“So we are trying to figure out how the Affordable Care Act is actually even going to help the community that really needs the help,” she said.

Yet to be seen is if the more-than-30, rotating, volunteer physicians will be limited in the amount of time they have to volunteer at The Wellness Tree because of the extra Affordable Care Act workload, Benson said.

“If they have to open their practice up more broadly because there are more people on insurance and Medicaid, they may not have the time to come here,” she said. If they lose any volunteers, the clinic could be in a “terrible spot.“

Initial Headaches

The Magic Valley-based Family Health Services is also preparing for the wave of newly insured patients, said CEO Lynn Hudgens.

In the past year, the company has hired one new physician, two nurse practitioners and a physicians assistant.

However, Hudgens doesn’t expect FHS to be hit as hard as St. Luke’s or other providers, as many of the patients they treat now — 47 percent — are uninsured. For that reason, Hudgens said, FHS has hired five workers to raise community awareness, promote the new health care exchanges and help enroll local uninsured patients into the program.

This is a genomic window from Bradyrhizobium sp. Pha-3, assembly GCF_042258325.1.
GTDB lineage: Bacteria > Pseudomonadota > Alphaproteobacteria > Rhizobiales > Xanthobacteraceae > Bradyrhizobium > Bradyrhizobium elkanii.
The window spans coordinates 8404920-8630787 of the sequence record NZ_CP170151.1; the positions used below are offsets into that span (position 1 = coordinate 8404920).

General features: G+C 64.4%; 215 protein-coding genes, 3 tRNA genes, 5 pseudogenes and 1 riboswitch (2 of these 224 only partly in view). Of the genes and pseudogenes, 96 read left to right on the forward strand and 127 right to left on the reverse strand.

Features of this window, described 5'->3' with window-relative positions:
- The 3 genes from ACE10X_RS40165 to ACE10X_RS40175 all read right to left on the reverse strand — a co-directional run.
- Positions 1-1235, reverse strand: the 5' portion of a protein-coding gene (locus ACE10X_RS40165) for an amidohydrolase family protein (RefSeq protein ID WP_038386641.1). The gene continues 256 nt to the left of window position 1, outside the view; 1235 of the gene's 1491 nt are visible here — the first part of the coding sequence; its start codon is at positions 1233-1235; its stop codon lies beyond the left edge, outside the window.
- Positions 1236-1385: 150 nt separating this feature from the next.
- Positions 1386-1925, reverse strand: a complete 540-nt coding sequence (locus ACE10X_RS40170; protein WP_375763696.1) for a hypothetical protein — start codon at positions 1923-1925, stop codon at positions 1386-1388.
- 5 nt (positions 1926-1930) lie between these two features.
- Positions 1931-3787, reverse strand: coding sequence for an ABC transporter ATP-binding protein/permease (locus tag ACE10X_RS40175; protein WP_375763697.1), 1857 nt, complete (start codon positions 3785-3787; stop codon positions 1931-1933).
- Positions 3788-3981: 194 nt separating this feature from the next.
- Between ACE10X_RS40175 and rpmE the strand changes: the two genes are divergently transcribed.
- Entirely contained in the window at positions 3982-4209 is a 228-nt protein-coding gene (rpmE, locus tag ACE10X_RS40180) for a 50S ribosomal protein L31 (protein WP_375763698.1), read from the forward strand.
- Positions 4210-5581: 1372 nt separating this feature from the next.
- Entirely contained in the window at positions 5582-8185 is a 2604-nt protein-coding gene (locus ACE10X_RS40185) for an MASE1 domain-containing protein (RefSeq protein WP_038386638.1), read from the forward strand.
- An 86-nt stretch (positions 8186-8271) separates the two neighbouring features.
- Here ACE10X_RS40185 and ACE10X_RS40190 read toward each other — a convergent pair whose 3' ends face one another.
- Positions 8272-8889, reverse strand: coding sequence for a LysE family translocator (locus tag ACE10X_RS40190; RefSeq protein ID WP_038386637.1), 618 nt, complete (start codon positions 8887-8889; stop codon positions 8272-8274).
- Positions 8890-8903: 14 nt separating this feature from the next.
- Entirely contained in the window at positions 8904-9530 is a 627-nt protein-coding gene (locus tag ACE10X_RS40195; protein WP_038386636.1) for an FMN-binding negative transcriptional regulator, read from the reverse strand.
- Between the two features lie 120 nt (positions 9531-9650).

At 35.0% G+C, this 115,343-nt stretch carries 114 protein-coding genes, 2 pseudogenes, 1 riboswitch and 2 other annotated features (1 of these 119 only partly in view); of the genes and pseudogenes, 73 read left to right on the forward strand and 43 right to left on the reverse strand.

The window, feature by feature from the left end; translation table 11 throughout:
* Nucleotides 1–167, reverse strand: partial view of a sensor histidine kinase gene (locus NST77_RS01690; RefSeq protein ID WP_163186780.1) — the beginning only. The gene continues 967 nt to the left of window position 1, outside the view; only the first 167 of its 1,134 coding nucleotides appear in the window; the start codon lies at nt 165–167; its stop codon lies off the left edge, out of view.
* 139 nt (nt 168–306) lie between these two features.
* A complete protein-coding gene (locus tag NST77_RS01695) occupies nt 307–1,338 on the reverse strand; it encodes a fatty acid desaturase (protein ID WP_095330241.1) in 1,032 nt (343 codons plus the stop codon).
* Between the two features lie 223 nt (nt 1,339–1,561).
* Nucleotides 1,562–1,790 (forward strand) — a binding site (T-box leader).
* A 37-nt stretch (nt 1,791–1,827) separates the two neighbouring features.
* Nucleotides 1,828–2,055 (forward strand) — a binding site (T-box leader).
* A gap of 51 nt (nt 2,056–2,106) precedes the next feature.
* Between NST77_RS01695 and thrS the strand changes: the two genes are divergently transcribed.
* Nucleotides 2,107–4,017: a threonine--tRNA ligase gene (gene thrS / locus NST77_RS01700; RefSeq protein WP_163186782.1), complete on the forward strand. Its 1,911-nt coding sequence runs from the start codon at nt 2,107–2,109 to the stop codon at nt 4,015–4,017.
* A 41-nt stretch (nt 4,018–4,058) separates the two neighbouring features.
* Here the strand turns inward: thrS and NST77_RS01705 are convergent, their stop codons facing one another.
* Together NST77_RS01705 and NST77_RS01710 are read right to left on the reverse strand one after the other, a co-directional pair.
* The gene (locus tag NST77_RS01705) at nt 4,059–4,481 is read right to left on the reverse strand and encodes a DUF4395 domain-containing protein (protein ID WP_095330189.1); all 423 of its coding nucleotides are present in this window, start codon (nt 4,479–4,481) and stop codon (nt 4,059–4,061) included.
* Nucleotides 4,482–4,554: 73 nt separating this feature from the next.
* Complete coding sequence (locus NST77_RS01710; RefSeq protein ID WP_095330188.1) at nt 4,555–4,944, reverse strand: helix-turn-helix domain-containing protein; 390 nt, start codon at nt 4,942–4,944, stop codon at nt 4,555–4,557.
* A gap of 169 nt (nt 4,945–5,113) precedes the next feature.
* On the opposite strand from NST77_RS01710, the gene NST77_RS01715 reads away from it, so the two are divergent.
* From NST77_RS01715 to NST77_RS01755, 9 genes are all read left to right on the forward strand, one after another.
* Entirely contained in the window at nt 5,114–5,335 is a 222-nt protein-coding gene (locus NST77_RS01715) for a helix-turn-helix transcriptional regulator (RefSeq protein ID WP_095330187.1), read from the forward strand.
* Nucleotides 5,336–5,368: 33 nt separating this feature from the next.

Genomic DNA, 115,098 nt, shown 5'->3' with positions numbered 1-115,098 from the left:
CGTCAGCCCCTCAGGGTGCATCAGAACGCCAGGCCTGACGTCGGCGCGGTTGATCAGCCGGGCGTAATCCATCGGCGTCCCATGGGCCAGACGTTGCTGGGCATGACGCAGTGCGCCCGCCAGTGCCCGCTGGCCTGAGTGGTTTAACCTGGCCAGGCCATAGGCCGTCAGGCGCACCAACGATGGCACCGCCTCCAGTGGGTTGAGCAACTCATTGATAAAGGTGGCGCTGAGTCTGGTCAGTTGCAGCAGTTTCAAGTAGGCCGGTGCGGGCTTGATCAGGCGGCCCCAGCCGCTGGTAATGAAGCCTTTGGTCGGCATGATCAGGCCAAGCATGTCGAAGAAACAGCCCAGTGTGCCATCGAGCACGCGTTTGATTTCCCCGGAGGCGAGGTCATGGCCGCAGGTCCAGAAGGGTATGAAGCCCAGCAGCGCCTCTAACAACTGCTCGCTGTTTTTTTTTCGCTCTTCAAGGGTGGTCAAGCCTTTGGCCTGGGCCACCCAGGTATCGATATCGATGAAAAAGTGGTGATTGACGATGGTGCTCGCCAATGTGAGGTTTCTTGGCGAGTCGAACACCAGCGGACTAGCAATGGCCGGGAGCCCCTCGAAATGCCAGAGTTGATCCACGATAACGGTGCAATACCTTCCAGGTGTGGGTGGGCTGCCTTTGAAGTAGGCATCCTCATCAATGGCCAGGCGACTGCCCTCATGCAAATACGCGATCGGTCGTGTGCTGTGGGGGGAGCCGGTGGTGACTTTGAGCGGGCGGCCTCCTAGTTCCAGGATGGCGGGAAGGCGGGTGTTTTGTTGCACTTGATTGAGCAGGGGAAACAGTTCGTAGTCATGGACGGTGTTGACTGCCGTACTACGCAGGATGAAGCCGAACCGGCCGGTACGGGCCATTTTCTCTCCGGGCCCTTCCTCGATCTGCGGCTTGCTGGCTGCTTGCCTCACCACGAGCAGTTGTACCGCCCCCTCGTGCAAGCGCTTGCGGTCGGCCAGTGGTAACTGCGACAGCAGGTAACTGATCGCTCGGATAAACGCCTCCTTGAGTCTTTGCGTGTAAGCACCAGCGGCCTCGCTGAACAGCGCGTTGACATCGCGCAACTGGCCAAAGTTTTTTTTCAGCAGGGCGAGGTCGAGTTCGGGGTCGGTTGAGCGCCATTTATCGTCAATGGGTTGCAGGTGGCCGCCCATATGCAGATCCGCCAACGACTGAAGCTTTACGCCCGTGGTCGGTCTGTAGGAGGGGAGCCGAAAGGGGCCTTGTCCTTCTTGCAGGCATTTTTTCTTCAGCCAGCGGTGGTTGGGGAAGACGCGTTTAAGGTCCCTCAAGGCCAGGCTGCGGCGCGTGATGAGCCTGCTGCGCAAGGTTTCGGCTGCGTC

Many state health care professionals, including Susie Pouliot, were optimistic about Idaho being able to meet physician demand in the long run.

Initially, providers will have headaches, but if the system works correctly, an emphasis on prevention and wellness will help level the systemic pressures, said Pouliot, CEO of the Idaho Medical Association.